"... policy outcomes can be advanced nowadays, in a surveillance society, by exploiting or manipulating sex-crime charges, whether real or inflated. In other words, ours is increasingly an age of geopolitics by blackmail," Wolf writes.

I have a solution: If men want to advance their policies, they should not commit crimes against women.

Memorials: Three Views [Anthony McCarthy]

Buying Toys for Dead Children

The sad, disturbing case of the little boy whose body was found in the town next to mine has been all over the news. His funeral is being held today. Before he was identified and his mother arrested all kinds of assumptions were made about what had happened, none of those I heard or read remotely close to what is believed now. The real story was far less sensational and far sadder than anyone I'd heard imagined. A case of unavailable help for people who needed it desperately.

Even before the little boy was identified one of those bizarre "memorial" conglomerations of flowers, objects, apparently even food was assembled near where he was found. It was a useless gesture by people who had no connection to the case except what they heard on TV. I don't know where that practice came from or where it began but it is something entirely bizarre to me. I don't remember it happening here before about fifteen years ago.

Trying to think about what it means hasn't produced anything except that it's a desire to participate in some kind of celebrity inspired by the substitute for culture that TV provides. Maybe it's the same kind of substitute for reality that people believed they had as they talked about the case before any real information was known to them.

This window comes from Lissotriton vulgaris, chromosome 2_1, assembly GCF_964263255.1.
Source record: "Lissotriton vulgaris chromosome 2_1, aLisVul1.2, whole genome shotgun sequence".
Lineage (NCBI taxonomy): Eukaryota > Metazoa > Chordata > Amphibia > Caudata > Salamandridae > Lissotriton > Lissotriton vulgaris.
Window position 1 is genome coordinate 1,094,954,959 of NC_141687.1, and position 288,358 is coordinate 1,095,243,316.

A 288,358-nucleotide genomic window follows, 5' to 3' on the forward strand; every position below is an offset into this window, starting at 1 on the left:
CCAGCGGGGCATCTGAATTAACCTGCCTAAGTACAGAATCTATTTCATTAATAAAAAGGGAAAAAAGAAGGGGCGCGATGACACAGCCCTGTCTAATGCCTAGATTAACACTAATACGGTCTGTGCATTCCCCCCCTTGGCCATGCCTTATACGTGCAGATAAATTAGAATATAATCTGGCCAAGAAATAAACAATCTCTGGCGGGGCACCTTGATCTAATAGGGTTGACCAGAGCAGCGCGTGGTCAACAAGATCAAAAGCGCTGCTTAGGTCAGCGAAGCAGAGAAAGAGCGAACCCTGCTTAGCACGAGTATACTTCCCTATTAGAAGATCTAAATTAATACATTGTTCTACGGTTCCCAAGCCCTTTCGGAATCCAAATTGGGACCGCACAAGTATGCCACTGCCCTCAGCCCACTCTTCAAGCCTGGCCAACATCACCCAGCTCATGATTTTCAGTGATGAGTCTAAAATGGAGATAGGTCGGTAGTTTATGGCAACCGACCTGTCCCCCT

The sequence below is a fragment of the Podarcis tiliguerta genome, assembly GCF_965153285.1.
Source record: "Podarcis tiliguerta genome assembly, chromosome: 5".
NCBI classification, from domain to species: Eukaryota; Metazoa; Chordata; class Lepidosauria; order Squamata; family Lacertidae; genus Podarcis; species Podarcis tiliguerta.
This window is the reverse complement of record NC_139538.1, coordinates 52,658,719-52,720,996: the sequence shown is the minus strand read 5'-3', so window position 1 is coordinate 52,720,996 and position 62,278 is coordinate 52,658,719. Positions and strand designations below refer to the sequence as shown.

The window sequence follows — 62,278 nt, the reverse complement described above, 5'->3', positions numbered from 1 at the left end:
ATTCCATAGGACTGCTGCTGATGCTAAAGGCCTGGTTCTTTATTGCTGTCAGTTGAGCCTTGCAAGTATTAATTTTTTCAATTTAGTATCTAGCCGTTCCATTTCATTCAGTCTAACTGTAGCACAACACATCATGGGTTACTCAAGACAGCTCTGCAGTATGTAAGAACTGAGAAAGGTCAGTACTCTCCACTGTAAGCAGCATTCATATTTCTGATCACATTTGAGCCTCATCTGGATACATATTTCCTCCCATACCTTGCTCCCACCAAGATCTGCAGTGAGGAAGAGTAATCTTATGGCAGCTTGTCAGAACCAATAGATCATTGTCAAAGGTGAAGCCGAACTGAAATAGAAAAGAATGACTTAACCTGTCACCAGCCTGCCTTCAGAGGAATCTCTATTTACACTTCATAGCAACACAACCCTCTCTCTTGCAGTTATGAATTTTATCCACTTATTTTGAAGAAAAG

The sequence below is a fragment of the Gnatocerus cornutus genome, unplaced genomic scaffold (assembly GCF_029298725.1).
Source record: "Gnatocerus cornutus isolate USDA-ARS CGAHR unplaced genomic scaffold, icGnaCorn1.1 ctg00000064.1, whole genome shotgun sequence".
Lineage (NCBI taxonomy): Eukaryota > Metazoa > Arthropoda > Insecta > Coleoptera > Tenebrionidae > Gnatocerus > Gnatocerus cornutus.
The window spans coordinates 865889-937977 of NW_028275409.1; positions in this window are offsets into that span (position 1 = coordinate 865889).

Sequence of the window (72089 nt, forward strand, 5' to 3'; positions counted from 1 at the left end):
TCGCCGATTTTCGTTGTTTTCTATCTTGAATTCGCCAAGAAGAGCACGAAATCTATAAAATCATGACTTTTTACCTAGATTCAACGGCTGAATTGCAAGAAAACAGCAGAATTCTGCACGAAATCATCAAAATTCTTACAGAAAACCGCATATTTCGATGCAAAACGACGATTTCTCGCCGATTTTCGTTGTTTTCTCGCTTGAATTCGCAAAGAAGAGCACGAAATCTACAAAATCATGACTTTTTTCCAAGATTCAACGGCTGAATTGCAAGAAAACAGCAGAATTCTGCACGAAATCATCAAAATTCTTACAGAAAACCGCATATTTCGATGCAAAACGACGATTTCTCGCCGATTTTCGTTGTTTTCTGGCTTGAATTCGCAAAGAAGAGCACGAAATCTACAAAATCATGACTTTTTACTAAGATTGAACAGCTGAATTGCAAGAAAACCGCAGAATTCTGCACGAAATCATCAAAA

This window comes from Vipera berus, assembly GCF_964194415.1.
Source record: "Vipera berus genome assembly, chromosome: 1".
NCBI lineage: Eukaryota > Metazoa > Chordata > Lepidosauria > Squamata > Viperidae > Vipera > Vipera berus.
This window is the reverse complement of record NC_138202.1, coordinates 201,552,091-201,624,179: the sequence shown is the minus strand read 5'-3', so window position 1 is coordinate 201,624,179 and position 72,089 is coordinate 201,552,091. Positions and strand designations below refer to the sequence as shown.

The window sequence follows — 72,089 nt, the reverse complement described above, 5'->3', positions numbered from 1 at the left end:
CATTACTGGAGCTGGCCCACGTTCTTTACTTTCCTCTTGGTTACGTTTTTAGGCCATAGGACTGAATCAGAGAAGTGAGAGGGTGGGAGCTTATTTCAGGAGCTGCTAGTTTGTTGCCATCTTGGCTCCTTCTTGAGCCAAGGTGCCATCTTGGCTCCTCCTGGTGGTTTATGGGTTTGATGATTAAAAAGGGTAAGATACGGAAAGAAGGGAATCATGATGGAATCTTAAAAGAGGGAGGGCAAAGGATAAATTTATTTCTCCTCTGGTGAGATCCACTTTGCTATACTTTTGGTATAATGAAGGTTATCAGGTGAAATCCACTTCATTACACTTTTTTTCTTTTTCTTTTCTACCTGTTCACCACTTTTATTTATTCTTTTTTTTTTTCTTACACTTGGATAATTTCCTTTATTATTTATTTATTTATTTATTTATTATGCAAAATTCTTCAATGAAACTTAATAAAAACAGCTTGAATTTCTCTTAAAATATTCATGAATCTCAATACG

Certainly there are more meaningful things to do than to buy a teddy bear for a child who is dead and putting it on the side of the road where it's quickly going to turn to trash. It does nothing for anyone, not the child who is dead, not for any living children. I don't understand it and I doubt there is much there to understand. I wonder how many of the people who do those things are the same kind of people who would watch mental health services eliminated by the same kinds of politicians who are all about empty gestures and mawkish, dishonest piety. Maybe they'd nod vaguely in agreement that it was a good idea to lower taxes, just as TV told them they should.

Here is a piece I wrote shortly after I began blogging:


The past twenty years has been unusual in number of monuments erected. The memorial movement unquestionably began with the dedication of the Vietnam Memorial designed by Maya Lin. Memorials to veterans and others will be one of the lasting legacies of our generation. It being Memorial Day weekend it might be time to talk about two monuments in particular, one extraordinary in its absence, the other to be discussed later.

Wars are horrible as veterans and their families know, despite movie bravado to the contrary. Even those of us whose family members came home ambulatory and able to lead some kind of normal life know that its effects are permanent. Pretending that the survivors aren't the victims of a horrible experience isn't any service to them or the truth. Even the best movies are inadequate to show what it's really like. An experience that huge and over that period of time can't be condensed into two hours. No monument can give a sense of the sacrifice some of war's victims give ever day they and their family members live.